Tools of the Trade: Is “3D” Novelty or Norm?

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Glasses remain a part of the 3D moviegoing experience.3D film technology goes back to the 1890s, with the first 3D feature film being shown to a paying audience in 1922.  The Golden Age of 3D was the ’50’s. We all have seen the photos of the 50’s-era movie audience wearing the white cardboard 3D glasses.  Today, 3D computer animation combines with live action to fool the eye and thrill moviegoers with amazing effects.

Filmmaker James Cameron has co-invented a new stereoscopic camera system, which is employed in the making of his highly anticipated 3D movie Avatar, in theaters this month. Avatar is described as the most ground-breaking 3D film ever created.  3D promoters claim the pic will revolutionize filmmaking — potentially offering as big a leap in our viewing experience as the change from silent movies to sound or from black-and-white television to color.  Whether this is just good Hollywood marketing or a statement of fact, only time will tell.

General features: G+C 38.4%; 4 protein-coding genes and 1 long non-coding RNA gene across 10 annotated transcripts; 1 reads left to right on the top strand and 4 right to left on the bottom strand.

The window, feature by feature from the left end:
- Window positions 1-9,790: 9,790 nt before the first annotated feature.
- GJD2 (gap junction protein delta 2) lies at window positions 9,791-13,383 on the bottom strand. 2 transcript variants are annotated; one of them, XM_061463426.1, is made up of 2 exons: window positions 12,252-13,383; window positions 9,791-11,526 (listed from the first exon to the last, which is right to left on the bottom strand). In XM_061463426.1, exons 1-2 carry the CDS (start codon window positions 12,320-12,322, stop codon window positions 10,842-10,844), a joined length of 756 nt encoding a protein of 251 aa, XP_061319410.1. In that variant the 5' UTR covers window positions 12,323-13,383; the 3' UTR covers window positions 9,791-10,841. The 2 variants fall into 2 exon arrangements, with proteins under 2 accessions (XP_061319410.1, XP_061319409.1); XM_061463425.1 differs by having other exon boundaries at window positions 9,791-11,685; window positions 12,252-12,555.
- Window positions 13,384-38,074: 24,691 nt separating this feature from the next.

There are roughly 39,000 movie screens in the U.S. but only around 2,500 are capable of showing digital 3D movies.  But, the imminence of Avatar has forced cinemas to gear up for 3D advancements.  At around $100,000 per screen conversion, theater chains are adding only 90-100 a month.

Studios would like to see more screens converted, as ticket prices are slightly higher and revenue per screen is three times higher than what the same movie’s 2D version generates.

 The signs indicate that 3D technology is moving from novelty to norm — enhancing the movie-going experience while not becoming the focus or a distraction from a good film’s other elements.  For now, however, the 3D glasses still remain a part of that experience.

(Graphic: Glasses remain a part of the 3d theater experience)

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